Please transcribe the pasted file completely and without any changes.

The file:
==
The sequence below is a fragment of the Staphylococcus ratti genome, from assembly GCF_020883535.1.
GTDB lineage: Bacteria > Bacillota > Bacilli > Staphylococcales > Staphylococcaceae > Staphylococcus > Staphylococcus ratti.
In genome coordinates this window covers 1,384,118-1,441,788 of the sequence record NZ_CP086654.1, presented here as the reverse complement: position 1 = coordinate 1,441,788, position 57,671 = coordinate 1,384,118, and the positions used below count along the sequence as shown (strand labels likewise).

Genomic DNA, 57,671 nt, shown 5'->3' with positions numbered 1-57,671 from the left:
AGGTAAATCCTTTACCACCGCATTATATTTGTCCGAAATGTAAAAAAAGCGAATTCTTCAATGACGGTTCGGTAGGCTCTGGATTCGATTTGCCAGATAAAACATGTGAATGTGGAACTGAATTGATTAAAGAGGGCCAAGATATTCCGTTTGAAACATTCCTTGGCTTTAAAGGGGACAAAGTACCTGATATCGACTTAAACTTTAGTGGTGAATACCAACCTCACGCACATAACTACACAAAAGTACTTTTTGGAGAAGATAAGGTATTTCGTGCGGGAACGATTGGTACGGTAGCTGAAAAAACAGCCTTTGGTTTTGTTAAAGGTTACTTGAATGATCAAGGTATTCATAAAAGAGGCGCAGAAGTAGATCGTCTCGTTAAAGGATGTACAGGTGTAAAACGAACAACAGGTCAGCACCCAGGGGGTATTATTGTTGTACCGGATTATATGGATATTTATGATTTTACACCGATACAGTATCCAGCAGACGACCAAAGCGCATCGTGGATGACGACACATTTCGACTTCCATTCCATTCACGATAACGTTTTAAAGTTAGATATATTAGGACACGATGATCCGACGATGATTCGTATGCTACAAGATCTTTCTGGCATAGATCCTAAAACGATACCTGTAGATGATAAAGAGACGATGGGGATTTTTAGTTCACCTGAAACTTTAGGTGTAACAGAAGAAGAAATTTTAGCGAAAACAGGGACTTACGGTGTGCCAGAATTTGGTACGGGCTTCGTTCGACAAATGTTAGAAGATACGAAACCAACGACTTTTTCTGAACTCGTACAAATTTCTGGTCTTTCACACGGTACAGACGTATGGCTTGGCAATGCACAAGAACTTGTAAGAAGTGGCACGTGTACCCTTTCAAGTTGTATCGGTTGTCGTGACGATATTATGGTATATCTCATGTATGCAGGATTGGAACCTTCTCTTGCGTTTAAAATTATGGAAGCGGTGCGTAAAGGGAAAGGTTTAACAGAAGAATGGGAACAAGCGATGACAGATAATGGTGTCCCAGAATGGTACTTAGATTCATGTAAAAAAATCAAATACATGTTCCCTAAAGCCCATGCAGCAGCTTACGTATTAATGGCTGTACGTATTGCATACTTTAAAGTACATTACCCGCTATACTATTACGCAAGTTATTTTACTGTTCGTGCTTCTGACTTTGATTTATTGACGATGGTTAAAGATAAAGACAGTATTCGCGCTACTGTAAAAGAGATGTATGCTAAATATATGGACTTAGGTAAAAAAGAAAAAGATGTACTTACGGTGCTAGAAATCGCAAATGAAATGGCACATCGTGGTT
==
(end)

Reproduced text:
The sequence below is a fragment of the Staphylococcus ratti genome, from assembly GCF_020883535.1.
GTDB lineage: Bacteria > Bacillota > Bacilli > Staphylococcales > Staphylococcaceae > Staphylococcus > Staphylococcus ratti.
In genome coordinates this window covers 1,384,118-1,441,788 of the sequence record NZ_CP086654.1, presented here as the reverse complement: position 1 = coordinate 1,441,788, position 57,671 = coordinate 1,384,118, and the positions used below count along the sequence as shown (strand labels likewise).

Genomic DNA, 57,671 nt, shown 5'->3' with positions numbered 1-57,671 from the left:
AGGTAAATCCTTTACCACCGCATTATATTTGTCCGAAATGTAAAAAAAGCGAATTCTTCAATGACGGTTCGGTAGGCTCTGGATTCGATTTGCCAGATAAAACATGTGAATGTGGAACTGAATTGATTAAAGAGGGCCAAGATATTCCGTTTGAAACATTCCTTGGCTTTAAAGGGGACAAAGTACCTGATATCGACTTAAACTTTAGTGGTGAATACCAACCTCACGCACATAACTACACAAAAGTACTTTTTGGAGAAGATAAGGTATTTCGTGCGGGAACGATTGGTACGGTAGCTGAAAAAACAGCCTTTGGTTTTGTTAAAGGTTACTTGAATGATCAAGGTATTCATAAAAGAGGCGCAGAAGTAGATCGTCTCGTTAAAGGATGTACAGGTGTAAAACGAACAACAGGTCAGCACCCAGGGGGTATTATTGTTGTACCGGATTATATGGATATTTATGATTTTACACCGATACAGTATCCAGCAGACGACCAAAGCGCATCGTGGATGACGACACATTTCGACTTCCATTCCATTCACGATAACGTTTTAAAGTTAGATATATTAGGACACGATGATCCGACGATGATTCGTATGCTACAAGATCTTTCTGGCATAGATCCTAAAACGATACCTGTAGATGATAAAGAGACGATGGGGATTTTTAGTTCACCTGAAACTTTAGGTGTAACAGAAGAAGAAATTTTAGCGAAAACAGGGACTTACGGTGTGCCAGAATTTGGTACGGGCTTCGTTCGACAAATGTTAGAAGATACGAAACCAACGACTTTTTCTGAACTCGTACAAATTTCTGGTCTTTCACACGGTACAGACGTATGGCTTGGCAATGCACAAGAACTTGTAAGAAGTGGCACGTGTACCCTTTCAAGTTGTATCGGTTGTCGTGACGATATTATGGTATATCTCATGTATGCAGGATTGGAACCTTCTCTTGCGTTTAAAATTATGGAAGCGGTGCGTAAAGGGAAAGGTTTAACAGAAGAATGGGAACAAGCGATGACAGATAATGGTGTCCCAGAATGGTACTTAGATTCATGTAAAAAAATCAAATACATGTTCCCTAAAGCCCATGCAGCAGCTTACGTATTAATGGCTGTACGTATTGCATACTTTAAAGTACATTACCCGCTATACTATTACGCAAGTTATTTTACTGTTCGTGCTTCTGACTTTGATTTATTGACGATGGTTAAAGATAAAGACAGTATTCGCGCTACTGTAAAAGAGATGTATGCTAAATATATGGACTTAGGTAAAAAAGAAAAAGATGTACTTACGGTGCTAGAAATCGCAAATGAAATGGCACATCGTGGTT